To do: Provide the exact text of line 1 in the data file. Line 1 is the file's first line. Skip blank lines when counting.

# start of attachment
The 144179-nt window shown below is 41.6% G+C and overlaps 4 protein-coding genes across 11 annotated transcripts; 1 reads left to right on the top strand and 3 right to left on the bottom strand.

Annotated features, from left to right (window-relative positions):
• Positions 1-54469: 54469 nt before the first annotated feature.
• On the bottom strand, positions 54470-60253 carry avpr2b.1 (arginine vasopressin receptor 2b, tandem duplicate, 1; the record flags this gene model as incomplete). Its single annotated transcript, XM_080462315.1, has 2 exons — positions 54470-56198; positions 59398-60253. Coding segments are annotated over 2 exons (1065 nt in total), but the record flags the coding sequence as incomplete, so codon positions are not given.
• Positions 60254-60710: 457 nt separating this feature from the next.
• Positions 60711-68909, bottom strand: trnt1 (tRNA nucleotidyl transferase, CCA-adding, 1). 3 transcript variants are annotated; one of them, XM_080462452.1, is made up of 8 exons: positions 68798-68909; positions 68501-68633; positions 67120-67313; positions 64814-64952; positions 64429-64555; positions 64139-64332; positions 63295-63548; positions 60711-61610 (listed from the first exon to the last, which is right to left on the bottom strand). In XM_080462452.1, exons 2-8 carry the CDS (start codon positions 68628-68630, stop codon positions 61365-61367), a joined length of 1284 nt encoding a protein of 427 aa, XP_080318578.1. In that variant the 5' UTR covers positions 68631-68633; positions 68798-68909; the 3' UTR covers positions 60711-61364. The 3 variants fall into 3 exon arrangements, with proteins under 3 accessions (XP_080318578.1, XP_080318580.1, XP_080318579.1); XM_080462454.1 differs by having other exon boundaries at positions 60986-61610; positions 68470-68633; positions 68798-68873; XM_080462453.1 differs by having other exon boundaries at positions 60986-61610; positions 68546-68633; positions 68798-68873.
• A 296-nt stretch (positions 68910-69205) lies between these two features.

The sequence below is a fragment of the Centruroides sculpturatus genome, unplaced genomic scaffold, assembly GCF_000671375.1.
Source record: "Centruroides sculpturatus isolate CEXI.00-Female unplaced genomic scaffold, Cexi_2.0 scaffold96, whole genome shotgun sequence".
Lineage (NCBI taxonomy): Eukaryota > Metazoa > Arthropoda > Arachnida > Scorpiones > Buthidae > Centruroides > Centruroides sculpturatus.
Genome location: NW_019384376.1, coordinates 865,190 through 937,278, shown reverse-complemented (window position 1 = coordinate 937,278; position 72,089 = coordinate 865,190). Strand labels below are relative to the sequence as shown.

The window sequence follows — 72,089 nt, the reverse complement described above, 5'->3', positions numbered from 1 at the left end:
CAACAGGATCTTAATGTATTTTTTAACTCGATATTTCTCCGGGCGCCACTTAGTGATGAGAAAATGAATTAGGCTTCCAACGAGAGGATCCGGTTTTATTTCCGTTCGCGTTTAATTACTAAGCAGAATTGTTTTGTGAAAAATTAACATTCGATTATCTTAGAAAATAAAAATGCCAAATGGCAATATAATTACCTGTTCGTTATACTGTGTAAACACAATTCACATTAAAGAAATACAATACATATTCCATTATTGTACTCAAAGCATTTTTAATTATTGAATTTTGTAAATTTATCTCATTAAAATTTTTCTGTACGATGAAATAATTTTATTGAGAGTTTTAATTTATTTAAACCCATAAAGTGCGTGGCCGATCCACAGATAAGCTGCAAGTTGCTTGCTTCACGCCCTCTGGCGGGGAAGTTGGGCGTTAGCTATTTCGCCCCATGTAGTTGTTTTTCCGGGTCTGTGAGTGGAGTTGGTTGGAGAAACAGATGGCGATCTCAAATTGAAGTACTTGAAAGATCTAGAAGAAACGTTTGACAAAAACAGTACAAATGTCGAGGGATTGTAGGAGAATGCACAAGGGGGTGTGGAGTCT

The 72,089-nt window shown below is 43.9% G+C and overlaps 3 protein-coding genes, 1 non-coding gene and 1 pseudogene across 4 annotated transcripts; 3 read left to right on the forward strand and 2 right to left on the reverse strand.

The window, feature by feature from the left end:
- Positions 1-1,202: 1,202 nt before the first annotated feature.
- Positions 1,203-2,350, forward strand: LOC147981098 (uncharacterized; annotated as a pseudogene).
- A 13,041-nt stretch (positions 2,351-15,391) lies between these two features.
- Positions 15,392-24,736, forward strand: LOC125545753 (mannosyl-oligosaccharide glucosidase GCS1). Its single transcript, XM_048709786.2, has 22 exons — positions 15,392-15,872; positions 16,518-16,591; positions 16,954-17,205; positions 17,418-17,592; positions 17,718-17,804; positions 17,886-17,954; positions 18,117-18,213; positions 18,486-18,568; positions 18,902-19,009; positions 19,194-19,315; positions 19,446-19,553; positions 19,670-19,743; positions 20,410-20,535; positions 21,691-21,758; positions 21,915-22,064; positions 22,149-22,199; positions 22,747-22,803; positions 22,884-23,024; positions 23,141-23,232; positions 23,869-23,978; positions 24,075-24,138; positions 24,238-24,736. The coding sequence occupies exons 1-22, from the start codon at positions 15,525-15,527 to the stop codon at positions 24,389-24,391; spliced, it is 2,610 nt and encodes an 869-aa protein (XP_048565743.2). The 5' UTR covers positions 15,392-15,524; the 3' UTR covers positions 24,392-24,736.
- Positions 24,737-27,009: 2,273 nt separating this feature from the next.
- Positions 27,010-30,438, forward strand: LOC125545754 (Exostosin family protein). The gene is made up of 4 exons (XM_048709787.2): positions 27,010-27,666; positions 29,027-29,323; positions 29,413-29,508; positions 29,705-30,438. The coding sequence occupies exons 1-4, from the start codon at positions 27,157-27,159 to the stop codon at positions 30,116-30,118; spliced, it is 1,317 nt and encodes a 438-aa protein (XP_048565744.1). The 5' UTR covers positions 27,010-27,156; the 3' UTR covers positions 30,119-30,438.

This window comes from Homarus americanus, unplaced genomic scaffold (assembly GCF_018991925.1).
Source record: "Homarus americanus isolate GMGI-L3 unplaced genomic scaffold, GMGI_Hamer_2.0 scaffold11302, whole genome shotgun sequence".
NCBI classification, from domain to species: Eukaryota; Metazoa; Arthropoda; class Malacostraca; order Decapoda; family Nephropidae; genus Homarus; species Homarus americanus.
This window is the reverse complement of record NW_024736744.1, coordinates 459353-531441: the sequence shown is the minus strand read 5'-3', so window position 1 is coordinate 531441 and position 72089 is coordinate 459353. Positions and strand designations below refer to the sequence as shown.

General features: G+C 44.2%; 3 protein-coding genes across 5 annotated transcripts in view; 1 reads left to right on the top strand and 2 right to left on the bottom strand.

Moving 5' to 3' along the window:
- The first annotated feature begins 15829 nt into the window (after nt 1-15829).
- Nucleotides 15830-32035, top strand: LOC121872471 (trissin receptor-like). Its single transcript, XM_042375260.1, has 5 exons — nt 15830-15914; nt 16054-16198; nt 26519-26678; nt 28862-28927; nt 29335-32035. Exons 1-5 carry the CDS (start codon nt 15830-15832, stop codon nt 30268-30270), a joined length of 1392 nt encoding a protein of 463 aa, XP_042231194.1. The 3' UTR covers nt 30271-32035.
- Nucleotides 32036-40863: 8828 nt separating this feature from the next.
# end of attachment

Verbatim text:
The 144179-nt window shown below is 41.6% G+C and overlaps 4 protein-coding genes across 11 annotated transcripts; 1 reads left to right on the top strand and 3 right to left on the bottom strand.